The Next Generation of Routing Architecture

New to me, LISP Looks Very Promising

Cisco announced a business-oriented pad somewhat similar to IPad. While intriguing, it's not the most intriguing new thing I learned today at networkers, so let me write briefly about LISP. I will be brief today. Tuesday at the show is always busy. The big party for all attendees is Wednesday night, and monday night is free beer and food on the show floor, so all the folks doing smaller get togethers try to schedule Tuesday night.

LISP - not the old programming language, but instead Locator ID Separation Protocol - may well revolutionize routing at the edge of Enterprises, homes, and even individual mobile devices. The first session drew 400 folks. I went to a panel discussion today, which was mostly a Q and A session. I'm still shaking my head in wonder.

Perspective: enterprises that connect to multiple ISPs have several problems that BGP just cannot address well. The enterprise typically gets an address block from an ISP. But which ISP? Once done, a movement away from that ISP requires renumbering the IP address space. Regardless, load balancing inbound traffic towards the Enterprise works poorly, typically meaning that one link is mostly unused during normal ops.

LISP solves both problems. In the demo, it took 8 lines of config in IOS, and that will be smaller soon. Also, LISP provides FIB expansion relief in the Internet core.

The migration path lets you get the benefits of LISP even before anyone else in the Internet implements it. (See Facebook mention below.) LISP is in development by Cisco ans others, and working in the Cisco lab, and likely to be in the published IOS and NXOS code by early 2011. I think you can get early code now to test.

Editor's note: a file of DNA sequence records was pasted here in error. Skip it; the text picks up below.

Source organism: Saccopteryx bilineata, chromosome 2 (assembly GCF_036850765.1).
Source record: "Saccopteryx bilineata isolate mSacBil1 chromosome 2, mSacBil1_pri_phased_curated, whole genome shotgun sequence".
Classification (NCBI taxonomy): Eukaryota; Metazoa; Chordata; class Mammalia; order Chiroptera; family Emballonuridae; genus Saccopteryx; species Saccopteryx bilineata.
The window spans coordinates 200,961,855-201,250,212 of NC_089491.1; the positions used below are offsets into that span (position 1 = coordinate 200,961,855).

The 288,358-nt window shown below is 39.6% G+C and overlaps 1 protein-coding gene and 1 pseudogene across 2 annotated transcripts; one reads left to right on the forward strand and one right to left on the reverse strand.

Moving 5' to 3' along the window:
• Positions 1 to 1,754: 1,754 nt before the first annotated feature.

Facebook is already one of the early adopters. Go to, or substitute a 6 instead of for the IPv6 site. That's LISP, done by Facebook. When you connect, routing into this Facebook site uses LISP; the opposite direction's routing logic is unchanged.

There is much more to LISP than what I wrote here. In summary, you can get a small public address range, that you keep forever, and move to any ISP. You get good balanced inbound balancing. You may not need to run BGP at the Enterprise any more. And it is intended to be easy to implement (the demo showed a very simple config).

It is still early for LISP, but it looks like a big deal. As summarized by one of the panel members in the session, it may well be "The next generation in routing architectures." also check out, and


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